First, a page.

Rupert Grint told us about some of his favourite ‘Potter’ memories, including the infamous slug sequence in Chamber of Secrets.
Rupert Grint: I’ll never forget [the slugs]. I can still taste them!
19 November 2010 at 08:35 GMT
Harry Potter Fan Zone, along with a number of other fan websites, recently caught up with composer Alexandre Desplat to talk about his music for Harry Potter and the Deathly Hallows: Part 1.
Harry Potter Fan Zone: What was the first piece of music or melody that you wrote for this film and how did the rest of the music evolve from that idea?
Alexandre Desplat (AD): I worked many bits and pieces, that’s always the way I build my soundtracks. I take a lot of notes on a music pad, on a music writing little book. And so I take notes from these. And, and it’s many of them, it’s not just one. One of the ideas was the opening titles, the theme of “Obliviation”, and most of the “Ministry of Magic”. These three were the three I started to play around with, which means trying different ideas. But I can’t say that one was leading the others. ‘Cause at the same time I was also playing around with “Hedwig’s Theme”, making many questions of how I could twist the neck of this theme and make it different and bring it into my own little world of music. Except that at the end it did not happen because there was not enough room for the scene to be in the version that I’d written. So it’s really a complex process, it’s not just one theme, it’s many, many ideas and themes. I just record ’cause I know I’m going to use a rhythm pattern that I’m going to use and reuse and display here and there.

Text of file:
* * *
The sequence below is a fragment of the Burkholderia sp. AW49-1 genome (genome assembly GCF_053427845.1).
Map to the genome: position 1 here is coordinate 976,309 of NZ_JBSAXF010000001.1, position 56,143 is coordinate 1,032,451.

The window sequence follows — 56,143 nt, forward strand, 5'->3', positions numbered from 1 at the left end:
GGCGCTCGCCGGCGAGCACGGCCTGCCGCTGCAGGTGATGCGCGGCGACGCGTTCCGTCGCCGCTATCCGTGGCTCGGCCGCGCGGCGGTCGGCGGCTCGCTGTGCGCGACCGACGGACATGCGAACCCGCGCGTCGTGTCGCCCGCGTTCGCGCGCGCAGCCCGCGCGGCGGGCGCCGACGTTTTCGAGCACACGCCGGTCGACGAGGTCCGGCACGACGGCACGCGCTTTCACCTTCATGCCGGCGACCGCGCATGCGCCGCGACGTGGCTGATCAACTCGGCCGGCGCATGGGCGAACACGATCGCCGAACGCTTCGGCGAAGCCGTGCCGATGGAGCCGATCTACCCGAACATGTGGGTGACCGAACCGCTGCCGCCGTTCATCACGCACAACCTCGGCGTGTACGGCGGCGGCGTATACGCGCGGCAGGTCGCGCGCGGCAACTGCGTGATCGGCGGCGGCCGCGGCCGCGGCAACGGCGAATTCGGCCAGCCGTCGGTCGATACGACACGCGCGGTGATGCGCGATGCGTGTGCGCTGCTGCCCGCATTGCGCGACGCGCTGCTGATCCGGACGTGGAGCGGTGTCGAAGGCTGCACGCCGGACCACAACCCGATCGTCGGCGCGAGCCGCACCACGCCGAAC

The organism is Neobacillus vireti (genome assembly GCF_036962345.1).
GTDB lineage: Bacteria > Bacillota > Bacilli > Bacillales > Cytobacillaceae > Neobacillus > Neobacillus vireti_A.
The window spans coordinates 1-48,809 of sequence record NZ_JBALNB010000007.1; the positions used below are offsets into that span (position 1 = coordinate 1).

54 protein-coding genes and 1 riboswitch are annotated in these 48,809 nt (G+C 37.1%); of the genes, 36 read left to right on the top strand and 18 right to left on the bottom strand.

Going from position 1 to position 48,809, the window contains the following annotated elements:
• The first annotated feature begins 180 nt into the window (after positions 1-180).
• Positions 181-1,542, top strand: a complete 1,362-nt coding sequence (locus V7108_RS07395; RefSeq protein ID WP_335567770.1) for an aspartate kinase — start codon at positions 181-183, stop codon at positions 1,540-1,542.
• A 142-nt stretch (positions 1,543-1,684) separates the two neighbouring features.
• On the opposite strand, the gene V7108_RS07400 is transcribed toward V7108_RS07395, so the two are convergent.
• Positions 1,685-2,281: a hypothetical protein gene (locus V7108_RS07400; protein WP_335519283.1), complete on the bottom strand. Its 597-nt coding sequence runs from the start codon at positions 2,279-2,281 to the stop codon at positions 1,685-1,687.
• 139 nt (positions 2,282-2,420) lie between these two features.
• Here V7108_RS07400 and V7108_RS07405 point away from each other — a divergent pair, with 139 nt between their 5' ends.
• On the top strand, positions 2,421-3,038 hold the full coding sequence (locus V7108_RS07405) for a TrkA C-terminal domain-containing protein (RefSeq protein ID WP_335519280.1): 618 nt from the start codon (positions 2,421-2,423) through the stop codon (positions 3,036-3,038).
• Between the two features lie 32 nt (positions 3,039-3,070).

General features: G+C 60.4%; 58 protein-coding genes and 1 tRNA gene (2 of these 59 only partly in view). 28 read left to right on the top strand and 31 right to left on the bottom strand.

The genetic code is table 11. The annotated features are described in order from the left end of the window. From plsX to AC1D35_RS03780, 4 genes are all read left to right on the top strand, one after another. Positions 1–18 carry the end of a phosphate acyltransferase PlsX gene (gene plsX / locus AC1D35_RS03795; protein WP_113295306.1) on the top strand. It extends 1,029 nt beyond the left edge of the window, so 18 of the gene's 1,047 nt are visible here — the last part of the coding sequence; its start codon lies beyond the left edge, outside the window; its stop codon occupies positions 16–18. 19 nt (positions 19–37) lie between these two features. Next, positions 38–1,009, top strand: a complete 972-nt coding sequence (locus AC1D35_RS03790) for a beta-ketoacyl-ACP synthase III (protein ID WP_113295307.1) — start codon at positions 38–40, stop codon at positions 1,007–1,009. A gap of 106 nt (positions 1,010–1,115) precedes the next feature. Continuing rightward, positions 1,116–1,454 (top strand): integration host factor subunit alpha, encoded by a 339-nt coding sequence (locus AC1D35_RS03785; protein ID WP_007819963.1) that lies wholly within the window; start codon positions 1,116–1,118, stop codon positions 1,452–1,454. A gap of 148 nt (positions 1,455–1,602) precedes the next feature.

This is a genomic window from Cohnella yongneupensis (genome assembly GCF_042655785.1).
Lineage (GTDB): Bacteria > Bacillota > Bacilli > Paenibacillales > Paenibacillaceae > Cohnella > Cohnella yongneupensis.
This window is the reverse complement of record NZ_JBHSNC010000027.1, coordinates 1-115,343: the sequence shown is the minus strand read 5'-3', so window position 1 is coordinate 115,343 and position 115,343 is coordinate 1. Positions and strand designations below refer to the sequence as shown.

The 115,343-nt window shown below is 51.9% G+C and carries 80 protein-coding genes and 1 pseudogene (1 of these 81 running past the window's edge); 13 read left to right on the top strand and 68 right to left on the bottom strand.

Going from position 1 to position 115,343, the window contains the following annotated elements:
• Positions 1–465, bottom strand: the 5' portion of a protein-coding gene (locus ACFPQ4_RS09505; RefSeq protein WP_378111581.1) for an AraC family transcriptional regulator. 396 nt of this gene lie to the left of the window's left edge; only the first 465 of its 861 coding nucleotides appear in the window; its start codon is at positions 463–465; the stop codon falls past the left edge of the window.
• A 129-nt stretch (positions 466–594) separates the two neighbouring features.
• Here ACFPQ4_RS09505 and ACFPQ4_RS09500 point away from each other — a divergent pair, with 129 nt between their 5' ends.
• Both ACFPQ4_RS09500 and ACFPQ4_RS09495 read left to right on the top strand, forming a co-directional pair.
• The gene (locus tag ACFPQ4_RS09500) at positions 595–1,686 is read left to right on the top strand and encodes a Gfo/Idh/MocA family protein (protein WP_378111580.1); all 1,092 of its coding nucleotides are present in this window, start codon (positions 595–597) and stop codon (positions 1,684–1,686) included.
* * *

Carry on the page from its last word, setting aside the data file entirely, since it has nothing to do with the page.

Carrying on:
Question: “Obliviate” seems to be a reoccurring theme in the film. It’s somewhat of a much darker version to “Hedwig’s Theme” in a sense that the track has a sense of flight to it. Could you talk about that track, and how you came up with it?
AD: Well, first of all it, has nothing to do with “Hedwig’s Theme”. It’s completely away from the “Hedwig’s Theme”. There’s not any combinations of notes that sound like “Hedwig’s Theme”. That’s important to state. And if I may add to that statement that I loved the “Hedwig’s Theme” and I was actually impatient to write a version of the theme. But unfortunately, the movie was repelling, it was not. Because of the nature of the film, this theme, didn’t match. So, that’s the first thing. Now “Obliviate”, it is the seeds of the score. Actually this piece is the most important piece. That’s the piece around which the whole score was built. The idea was to find a theme that had a sense of sorrow, loss of innocence, but still with a propelling motor, and also a sense of wide sound to deliver an epic kind of feeling to it. Actually, this piece opens the movie. It’s the first melody that you’ll hear. And it’s music that goes with the theme where the three heroes leave their families, their homes to go to the unknown. They go on the road to fight the dark forces and it captures their anxiety, their fears, their sadness. And that’s why this theme will be recurring in various shades all over the film.